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What are some tips for a good ATMOS 41 installation?
  1. Location:  Make sure the location you choose will give you answers to the questions that you want answered.  If you’re looking for general weather monitoring, make sure the location is far (at least 3X height of tallest obstruction) from any obstructions to wind.  Make sure the vegetation is representative, and make sure the topographical location is representative.  Rooftops are pretty bad generally, as are deep valleys or hilltops.  If you’re looking for reference ET, you’ll want to deploy in the field with at least a few meters of crop on all sides of the installation. Also make sure that nothing is going to shade the solar radiation sensor.
  2. Height:  A lot of groups mount the ATMOS 41 at 2 m height, because this is the norm for reference evapotranspiration.  Others go higher for meteorological observations.  Some even deploy in the canopy for specialized research questions.  You can deploy easily at whatever height you want as long as you have the right mounting apparatus.
  3. Mounting apparatus:  The ATMOS 41 is designed to mount on a vertical rod (see the user manual and quickstart guide for exact dimensions).  It is often deployed on a vertical pole anchored by either guy wires or by a good-quality tripod.  Some even mount on T-posts, preferably with some guy wires to add stability.
  4. Level:  This is important for the ATMOS 41.  You need to have it level to within 2 degrees in both the X and Y.  There’s a bubble level underneath the rain funnel that you can see from below and use to get level.  The ATMOS 41 also outputs x and y level as standard outputs, so you can make sure you’re within 2 degrees of zero.  You’ll need to use the guy wires to pull the mounting apparatus level or add some shims to achieve proper level.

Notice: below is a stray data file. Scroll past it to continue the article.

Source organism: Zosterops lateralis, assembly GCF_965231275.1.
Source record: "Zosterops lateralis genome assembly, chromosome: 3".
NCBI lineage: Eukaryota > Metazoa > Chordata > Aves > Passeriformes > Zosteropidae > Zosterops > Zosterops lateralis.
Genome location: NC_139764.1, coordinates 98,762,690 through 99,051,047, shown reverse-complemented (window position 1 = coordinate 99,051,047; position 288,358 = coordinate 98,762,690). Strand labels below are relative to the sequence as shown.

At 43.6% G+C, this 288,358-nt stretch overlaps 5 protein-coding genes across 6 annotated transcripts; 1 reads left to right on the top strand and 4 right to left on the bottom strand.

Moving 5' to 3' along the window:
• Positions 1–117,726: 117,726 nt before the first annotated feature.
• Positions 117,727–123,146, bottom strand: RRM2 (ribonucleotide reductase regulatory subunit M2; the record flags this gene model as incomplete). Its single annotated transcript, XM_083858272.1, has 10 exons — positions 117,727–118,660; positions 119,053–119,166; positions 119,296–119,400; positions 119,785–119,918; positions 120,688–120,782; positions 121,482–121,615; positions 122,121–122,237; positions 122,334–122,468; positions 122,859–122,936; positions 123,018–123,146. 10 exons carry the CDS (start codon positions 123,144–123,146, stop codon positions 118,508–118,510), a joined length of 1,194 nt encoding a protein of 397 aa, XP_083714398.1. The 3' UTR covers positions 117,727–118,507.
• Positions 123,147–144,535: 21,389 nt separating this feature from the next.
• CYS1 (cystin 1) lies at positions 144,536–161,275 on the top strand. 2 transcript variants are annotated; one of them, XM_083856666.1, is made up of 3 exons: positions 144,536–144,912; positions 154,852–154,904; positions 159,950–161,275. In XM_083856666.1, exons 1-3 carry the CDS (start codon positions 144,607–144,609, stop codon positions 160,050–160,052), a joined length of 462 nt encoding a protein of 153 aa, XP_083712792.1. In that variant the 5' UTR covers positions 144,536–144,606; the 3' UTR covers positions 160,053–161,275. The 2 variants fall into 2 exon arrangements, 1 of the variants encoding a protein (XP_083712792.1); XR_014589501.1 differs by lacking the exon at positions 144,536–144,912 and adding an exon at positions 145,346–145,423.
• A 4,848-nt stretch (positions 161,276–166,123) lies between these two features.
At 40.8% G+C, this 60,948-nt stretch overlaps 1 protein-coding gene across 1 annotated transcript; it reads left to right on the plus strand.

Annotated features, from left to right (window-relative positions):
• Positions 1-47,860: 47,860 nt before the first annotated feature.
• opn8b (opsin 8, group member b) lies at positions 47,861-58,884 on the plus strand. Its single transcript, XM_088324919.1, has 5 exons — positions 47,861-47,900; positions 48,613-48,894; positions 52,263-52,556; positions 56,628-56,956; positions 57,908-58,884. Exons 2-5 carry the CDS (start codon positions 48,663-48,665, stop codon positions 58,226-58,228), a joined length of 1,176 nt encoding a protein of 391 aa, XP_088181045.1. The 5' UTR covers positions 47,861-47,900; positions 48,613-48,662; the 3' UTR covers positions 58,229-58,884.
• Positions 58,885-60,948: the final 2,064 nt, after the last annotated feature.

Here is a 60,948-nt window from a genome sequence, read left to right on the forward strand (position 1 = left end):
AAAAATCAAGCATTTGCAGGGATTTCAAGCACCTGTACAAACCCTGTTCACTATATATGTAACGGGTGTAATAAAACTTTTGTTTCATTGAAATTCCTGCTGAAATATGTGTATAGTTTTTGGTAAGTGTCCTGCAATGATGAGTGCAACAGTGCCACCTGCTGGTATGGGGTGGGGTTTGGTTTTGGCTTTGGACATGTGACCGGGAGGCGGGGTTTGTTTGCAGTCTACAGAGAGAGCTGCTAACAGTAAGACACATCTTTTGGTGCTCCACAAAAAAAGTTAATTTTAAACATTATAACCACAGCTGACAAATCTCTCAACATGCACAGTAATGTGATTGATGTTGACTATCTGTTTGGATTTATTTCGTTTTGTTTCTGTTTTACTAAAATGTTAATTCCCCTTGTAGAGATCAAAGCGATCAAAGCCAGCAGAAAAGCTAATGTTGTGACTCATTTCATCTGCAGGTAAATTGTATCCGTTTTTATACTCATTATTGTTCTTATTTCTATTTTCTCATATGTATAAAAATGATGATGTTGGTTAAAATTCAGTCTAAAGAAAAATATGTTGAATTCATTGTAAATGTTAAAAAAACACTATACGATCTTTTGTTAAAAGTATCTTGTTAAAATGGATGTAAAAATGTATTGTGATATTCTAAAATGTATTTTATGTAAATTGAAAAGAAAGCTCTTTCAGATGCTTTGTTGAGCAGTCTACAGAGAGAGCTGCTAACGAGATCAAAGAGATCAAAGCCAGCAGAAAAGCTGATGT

5. Check the data flow before you leave the field:  Take a laptop (or handheld device if you’re using the ZL6 data logger) and the right software to make sure all the connections are good and that your data acquisition system is recording and/or transmitting data properly.  A good best practice is to set it all up in the lab or office first, troubleshoot any issues, and then go to the field.
  6. Always take a complete toolset:  You never really know what you’re going to need when troubleshooting unique situations.
  7. Tidy up the wires:  The single biggest failure mode for environmental sensors is the wiring. Zip tying extra wire to the mounting mast can keep it from getting snagged by animals or whipped around in windstorms and unplugged from the data logger.  Protecting the wiring in a cage or other container is great if you have the ability to do so.  Any of these things make the installation look more professional, which is an added bonus.
  8. For more info: Watch this webinar—7 Weather Station Installation Mistakes to Avoid

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